For instance, at a recent celebrity “roast” by the famous Friars Club where White was the subject, Dr. Kuriansky spoke with some of the other attendees. Today Show host Kathie Lee Gifford said that she loved White’s smile and her energy…Regis Philbin admired how White is so mellow and optimistic…and actress Susan Lucci complimented White for being gracious.
Notice that none of those qualities requires being a famous actress!
In fact, a role model who will help you be a happier older person needn’t be a celebrity at all. You can admire and be inspired by the way an octogenarian neighbor still cuts his own grass with a hand mower…or by the fact that your older sister still dresses in her finest and goes out to late-night cabarets rather than crawling into bed by 9:00 pm.
Spend time with younger people. Instead of wasting psychic energy envying the young, make young people an active part your life. Their vitality may rub off on you…and you’ll have the satisfaction of sharing your knowledge with them. You might mentor young students in your field of expertise, teaching them what you know while keeping your own mind sharp as you learn from them about new advances in the industry you love. If today’s technology befuddles you, take a class (which will probably be taught by a younger person) on how to use an iPad, the latest apps, Instagram, Pinterest and Twitter. The more you involve yourself with the younger generations, the less resentful you’re likely to feel.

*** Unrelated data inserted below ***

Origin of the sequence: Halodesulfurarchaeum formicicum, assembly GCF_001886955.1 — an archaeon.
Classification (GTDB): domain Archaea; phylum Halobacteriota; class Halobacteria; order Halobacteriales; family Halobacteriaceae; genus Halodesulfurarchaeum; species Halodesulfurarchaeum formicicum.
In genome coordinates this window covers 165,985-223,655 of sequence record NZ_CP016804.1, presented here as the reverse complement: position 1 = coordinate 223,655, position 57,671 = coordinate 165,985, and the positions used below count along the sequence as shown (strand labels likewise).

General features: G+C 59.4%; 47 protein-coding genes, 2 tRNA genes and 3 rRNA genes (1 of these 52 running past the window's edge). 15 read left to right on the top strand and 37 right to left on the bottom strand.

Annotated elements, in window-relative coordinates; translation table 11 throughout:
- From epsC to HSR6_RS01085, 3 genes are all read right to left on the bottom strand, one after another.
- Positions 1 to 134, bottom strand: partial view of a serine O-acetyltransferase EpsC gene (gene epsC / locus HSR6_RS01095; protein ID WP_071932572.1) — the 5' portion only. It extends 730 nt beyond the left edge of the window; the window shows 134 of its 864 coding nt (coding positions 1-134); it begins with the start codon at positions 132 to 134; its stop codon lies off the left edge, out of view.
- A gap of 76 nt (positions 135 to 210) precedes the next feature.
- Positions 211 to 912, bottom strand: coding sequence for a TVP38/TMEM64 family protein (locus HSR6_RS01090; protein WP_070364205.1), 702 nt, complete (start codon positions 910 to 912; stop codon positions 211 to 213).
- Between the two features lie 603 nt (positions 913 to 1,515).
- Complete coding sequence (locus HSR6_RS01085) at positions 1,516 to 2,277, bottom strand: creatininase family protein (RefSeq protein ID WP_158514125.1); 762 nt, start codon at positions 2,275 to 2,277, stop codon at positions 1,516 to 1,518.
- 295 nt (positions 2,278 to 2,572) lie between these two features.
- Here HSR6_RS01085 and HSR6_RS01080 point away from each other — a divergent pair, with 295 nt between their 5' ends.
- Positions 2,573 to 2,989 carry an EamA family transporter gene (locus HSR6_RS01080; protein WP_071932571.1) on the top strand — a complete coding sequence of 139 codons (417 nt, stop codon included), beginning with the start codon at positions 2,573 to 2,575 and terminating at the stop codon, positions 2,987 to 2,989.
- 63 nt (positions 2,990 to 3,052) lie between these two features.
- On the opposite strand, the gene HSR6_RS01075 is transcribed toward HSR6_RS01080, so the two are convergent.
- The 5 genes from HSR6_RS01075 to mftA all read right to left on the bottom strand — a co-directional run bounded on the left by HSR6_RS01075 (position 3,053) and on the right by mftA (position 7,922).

Smile. Frowning furrows your brow and imprints your face with an unpleasant expression that can add years to your appearance—and it makes you feel bad. In contrast, a smile—while it may add crinkle lines—also brightens your eyes, plumps your cheeks, makes your whole face shine and makes you feel better. Dr. Kuriansky said, “When you smile, you actually become more beautiful because people stop noticing your age lines and instead focus on your inner glow…which makes you and everyone around you feel more joyful.”
Judy Kuriansky, PhD, clinical psychologist, sex therapist and adjunct faculty, Columbia University Teachers College, New York City. She is the author of five books, including The Complete Idiot’s Guide to a Healthy Relationship (Alpha). www.DrJudy.comDate: August 6, 2013 Publication: Daily Health News